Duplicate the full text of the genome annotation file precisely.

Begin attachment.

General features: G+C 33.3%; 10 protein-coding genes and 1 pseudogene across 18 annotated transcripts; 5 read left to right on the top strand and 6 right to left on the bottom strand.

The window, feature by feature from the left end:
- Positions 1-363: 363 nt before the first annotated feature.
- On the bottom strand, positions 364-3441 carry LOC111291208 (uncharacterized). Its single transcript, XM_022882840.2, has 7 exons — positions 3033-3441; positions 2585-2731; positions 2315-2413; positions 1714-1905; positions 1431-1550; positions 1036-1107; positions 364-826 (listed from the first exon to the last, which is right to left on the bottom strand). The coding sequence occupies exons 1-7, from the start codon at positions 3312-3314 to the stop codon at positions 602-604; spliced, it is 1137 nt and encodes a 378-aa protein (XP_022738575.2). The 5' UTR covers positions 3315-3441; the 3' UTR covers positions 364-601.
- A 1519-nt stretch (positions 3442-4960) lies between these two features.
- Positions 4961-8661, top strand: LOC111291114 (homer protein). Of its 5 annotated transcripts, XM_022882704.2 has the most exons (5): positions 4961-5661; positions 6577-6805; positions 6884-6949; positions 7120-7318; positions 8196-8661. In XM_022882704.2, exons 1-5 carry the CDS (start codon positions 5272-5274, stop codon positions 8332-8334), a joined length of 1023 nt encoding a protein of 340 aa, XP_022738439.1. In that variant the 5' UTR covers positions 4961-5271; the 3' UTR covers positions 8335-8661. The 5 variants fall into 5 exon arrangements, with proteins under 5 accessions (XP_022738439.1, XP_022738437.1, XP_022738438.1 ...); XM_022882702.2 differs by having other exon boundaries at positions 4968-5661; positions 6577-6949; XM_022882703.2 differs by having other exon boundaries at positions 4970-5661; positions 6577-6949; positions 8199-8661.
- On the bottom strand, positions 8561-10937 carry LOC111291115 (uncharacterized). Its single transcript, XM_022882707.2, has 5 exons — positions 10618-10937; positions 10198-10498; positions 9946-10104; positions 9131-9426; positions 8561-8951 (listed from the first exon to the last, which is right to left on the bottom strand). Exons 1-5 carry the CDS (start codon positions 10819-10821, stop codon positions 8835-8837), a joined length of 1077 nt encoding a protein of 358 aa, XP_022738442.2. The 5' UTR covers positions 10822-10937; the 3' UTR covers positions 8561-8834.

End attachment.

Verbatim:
General features: G+C 33.3%; 10 protein-coding genes and 1 pseudogene across 18 annotated transcripts; 5 read left to right on the top strand and 6 right to left on the bottom strand.

The window, feature by feature from the left end:
- Positions 1-363: 363 nt before the first annotated feature.
- On the bottom strand, positions 364-3441 carry LOC111291208 (uncharacterized). Its single transcript, XM_022882840.2, has 7 exons — positions 3033-3441; positions 2585-2731; positions 2315-2413; positions 1714-1905; positions 1431-1550; positions 1036-1107; positions 364-826 (listed from the first exon to the last, which is right to left on the bottom strand). The coding sequence occupies exons 1-7, from the start codon at positions 3312-3314 to the stop codon at positions 602-604; spliced, it is 1137 nt and encodes a 378-aa protein (XP_022738575.2). The 5' UTR covers positions 3315-3441; the 3' UTR covers positions 364-601.
- A 1519-nt stretch (positions 3442-4960) lies between these two features.
- Positions 4961-8661, top strand: LOC111291114 (homer protein). Of its 5 annotated transcripts, XM_022882704.2 has the most exons (5): positions 4961-5661; positions 6577-6805; positions 6884-6949; positions 7120-7318; positions 8196-8661. In XM_022882704.2, exons 1-5 carry the CDS (start codon positions 5272-5274, stop codon positions 8332-8334), a joined length of 1023 nt encoding a protein of 340 aa, XP_022738439.1. In that variant the 5' UTR covers positions 4961-5271; the 3' UTR covers positions 8335-8661. The 5 variants fall into 5 exon arrangements, with proteins under 5 accessions (XP_022738439.1, XP_022738437.1, XP_022738438.1 ...); XM_022882702.2 differs by having other exon boundaries at positions 4968-5661; positions 6577-6949; XM_022882703.2 differs by having other exon boundaries at positions 4970-5661; positions 6577-6949; positions 8199-8661.
- On the bottom strand, positions 8561-10937 carry LOC111291115 (uncharacterized). Its single transcript, XM_022882707.2, has 5 exons — positions 10618-10937; positions 10198-10498; positions 9946-10104; positions 9131-9426; positions 8561-8951 (listed from the first exon to the last, which is right to left on the bottom strand). Exons 1-5 carry the CDS (start codon positions 10819-10821, stop codon positions 8835-8837), a joined length of 1077 nt encoding a protein of 358 aa, XP_022738442.2. The 5' UTR covers positions 10822-10937; the 3' UTR covers positions 8561-8834.